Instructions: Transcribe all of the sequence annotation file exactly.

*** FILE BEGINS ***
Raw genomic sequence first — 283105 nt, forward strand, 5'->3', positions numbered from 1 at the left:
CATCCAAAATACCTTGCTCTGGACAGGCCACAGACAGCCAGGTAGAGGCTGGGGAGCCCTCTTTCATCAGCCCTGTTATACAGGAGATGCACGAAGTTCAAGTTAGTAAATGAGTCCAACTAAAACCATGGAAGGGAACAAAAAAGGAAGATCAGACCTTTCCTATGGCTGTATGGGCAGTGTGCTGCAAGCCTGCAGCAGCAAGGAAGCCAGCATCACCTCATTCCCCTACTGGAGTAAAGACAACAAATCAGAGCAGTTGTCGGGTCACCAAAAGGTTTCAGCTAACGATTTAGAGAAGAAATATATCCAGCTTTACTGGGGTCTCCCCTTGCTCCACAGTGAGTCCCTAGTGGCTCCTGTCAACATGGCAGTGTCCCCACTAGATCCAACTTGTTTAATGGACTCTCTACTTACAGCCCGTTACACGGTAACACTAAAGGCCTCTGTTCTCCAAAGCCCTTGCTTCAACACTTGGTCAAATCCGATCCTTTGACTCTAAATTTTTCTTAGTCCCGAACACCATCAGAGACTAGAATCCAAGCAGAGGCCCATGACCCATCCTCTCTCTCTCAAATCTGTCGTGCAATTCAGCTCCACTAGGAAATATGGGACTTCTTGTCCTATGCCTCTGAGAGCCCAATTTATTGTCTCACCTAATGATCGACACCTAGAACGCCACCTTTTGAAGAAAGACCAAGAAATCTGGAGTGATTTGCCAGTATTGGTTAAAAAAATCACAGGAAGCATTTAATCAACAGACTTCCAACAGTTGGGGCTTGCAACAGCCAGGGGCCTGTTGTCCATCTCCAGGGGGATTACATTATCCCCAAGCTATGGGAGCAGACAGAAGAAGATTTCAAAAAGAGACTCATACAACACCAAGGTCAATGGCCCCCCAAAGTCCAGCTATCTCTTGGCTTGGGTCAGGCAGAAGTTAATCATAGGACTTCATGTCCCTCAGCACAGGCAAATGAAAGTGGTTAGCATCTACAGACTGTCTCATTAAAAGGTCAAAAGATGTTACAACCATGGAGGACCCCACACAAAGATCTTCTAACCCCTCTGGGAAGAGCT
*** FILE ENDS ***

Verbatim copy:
Raw genomic sequence first — 283105 nt, forward strand, 5'->3', positions numbered from 1 at the left:
CATCCAAAATACCTTGCTCTGGACAGGCCACAGACAGCCAGGTAGAGGCTGGGGAGCCCTCTTTCATCAGCCCTGTTATACAGGAGATGCACGAAGTTCAAGTTAGTAAATGAGTCCAACTAAAACCATGGAAGGGAACAAAAAAGGAAGATCAGACCTTTCCTATGGCTGTATGGGCAGTGTGCTGCAAGCCTGCAGCAGCAAGGAAGCCAGCATCACCTCATTCCCCTACTGGAGTAAAGACAACAAATCAGAGCAGTTGTCGGGTCACCAAAAGGTTTCAGCTAACGATTTAGAGAAGAAATATATCCAGCTTTACTGGGGTCTCCCCTTGCTCCACAGTGAGTCCCTAGTGGCTCCTGTCAACATGGCAGTGTCCCCACTAGATCCAACTTGTTTAATGGACTCTCTACTTACAGCCCGTTACACGGTAACACTAAAGGCCTCTGTTCTCCAAAGCCCTTGCTTCAACACTTGGTCAAATCCGATCCTTTGACTCTAAATTTTTCTTAGTCCCGAACACCATCAGAGACTAGAATCCAAGCAGAGGCCCATGACCCATCCTCTCTCTCTCAAATCTGTCGTGCAATTCAGCTCCACTAGGAAATATGGGACTTCTTGTCCTATGCCTCTGAGAGCCCAATTTATTGTCTCACCTAATGATCGACACCTAGAACGCCACCTTTTGAAGAAAGACCAAGAAATCTGGAGTGATTTGCCAGTATTGGTTAAAAAAATCACAGGAAGCATTTAATCAACAGACTTCCAACAGTTGGGGCTTGCAACAGCCAGGGGCCTGTTGTCCATCTCCAGGGGGATTACATTATCCCCAAGCTATGGGAGCAGACAGAAGAAGATTTCAAAAAGAGACTCATACAACACCAAGGTCAATGGCCCCCCAAAGTCCAGCTATCTCTTGGCTTGGGTCAGGCAGAAGTTAATCATAGGACTTCATGTCCCTCAGCACAGGCAAATGAAAGTGGTTAGCATCTACAGACTGTCTCATTAAAAGGTCAAAAGATGTTACAACCATGGAGGACCCCACACAAAGATCTTCTAACCCCTCTGGGAAGAGCT